I think the issue with teaching kids nowadays is that you have to cover a lot that should have been taught at home. I find that a lot of kids lack the life skills we already had at a younger age because our parents taught us to be well mannered and some other things. I often find today the kids get sent to Early Learning Centers, Child care and so on so the parents get a break and don’t have to deal with “disciplining” their own children. It’s all up to the teacher. I might sound harsh but I’m shocked sometimes to see how some kids behave (or not).
    On the positive: Ritu, it most probably can’t get any worse. You’ve been tested and challenged by a difficult group. The next one will be easier. Reading what you are saying makes me sure about the fact that you are an amazing teacher and that teaching is the right job for you. I would love to have you as the teacher of my kids! So keep it up. Keep your head above water and keep swimming!

    Liked by 2 people

    Reply

    • Ritu
      Oct 21, 2015 @ 06:39:27

      Thank you Sandra. Your comment about parenting is so true. We were not sure these kids were ready for a full three hours alone, right from the start… And it was apparent due to their behaviour. The parents attitudes are exactly that.. They’ll learn at school. Yes, they need to learn, not be taught how to behave, at school…
      It will get easier, but it just shocks me, how little parents seem to do nowadays, apart from give in to their kids every whim. No wonder we have a tough job!

      Liked by 2 people

      Reply

  11. writersdream9
    Oct 20, 2015 @ 17:30:36

    I was in early childhood development and know your pain and your joy!

    Liked by 1 person

    Reply

  12. markbialczak
    Oct 20, 2015 @ 15:44:30

    This is a marvelous tale and good lesson for all of us, Ritu. You never know when tarnished dreams will take on a new glow. Cheers to your reawakening, my friend. Lovely story.

    Liked by 1 person

    Reply

  13. D. Wallace Peach
    Oct 20, 2015 @ 15:00:33

    If anything can revive a love of teaching, it’s the kids. None of it needs to be perfect if the heart’s in the right place. Then the kids will walk away with a lifelong love of learning. Your students are lucky to have you 🙂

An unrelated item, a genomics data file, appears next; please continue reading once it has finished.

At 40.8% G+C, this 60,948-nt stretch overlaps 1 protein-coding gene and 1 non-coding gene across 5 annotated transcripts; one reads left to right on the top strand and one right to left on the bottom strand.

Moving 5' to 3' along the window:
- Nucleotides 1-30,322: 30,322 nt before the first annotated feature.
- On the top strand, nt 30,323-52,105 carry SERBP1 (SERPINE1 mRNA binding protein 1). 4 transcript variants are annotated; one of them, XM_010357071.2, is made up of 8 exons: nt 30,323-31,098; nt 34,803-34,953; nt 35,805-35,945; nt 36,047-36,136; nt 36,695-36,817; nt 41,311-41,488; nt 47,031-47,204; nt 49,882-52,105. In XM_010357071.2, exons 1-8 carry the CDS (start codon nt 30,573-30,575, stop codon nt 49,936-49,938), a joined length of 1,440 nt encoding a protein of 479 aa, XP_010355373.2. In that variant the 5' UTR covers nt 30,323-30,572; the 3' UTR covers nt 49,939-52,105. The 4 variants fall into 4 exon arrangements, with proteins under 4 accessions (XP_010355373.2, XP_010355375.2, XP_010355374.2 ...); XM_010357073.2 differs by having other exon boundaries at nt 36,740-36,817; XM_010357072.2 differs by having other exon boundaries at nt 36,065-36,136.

Liked by 1 person

    Reply

  14. Becky Ellis
    Oct 20, 2015 @ 11:30:46

    Thinking about the positive impact
    You’ve made in so many children’s lives…
    kudos to you for following your passion
    and not just following the easy road. The world
    needs more teachers like you! 💕

    Liked by 1 person

    Reply

    • Ritu
      Oct 20, 2015 @ 12:07:51

      Thank you Becky. The truth will be known at the end of the year, if we let this class leave, behaving like decent little people, eager to learn!!!
      But I do love what I do… You have to, right? 😊

      Like

      Reply

  15. susieshy45
    Oct 20, 2015 @ 09:57:11

    Great writing Ritu and enjoyed reading your experiences. Have faced these situations so many times in my life, so much so, that when I dream these days, I wonder what my original dream was. It seems so clouded over and hazy. Perhaps I need to go up to the attic and dust and take down a photograph or two. It has been years since anyone has called me doctor or expected me to provide the patient care I dreamed I would provide some day. Hopefully, like you, some day, some time, that time will come, when I will stand on a mountain and look down and say, finally, finally, all this is mine. Till such time, I must contend with climbing up my own mountains.
    Susie

    Like

    Reply

  16. Erika Kind
    Oct 20, 2015 @ 09:35:13

    Wow, Ritu! It is tough at the moment, but to tell from where and how you started it is fully yours. Perhaps you get fire baptismed but it is yours. I made a note to ask you in July… lol

    Liked by 1 person

    Reply

  17. Rajiv
    Oct 20, 2015 @ 09:17:35

    Nice post! When I was growing up, in the suburbs of London, my memories of the lane where we lived are very strong. I still remember the tree in our home, and how we broke a branch and caused it to crash on my dad’s car…. Fun times indeed

    Liked by 1 person

    Reply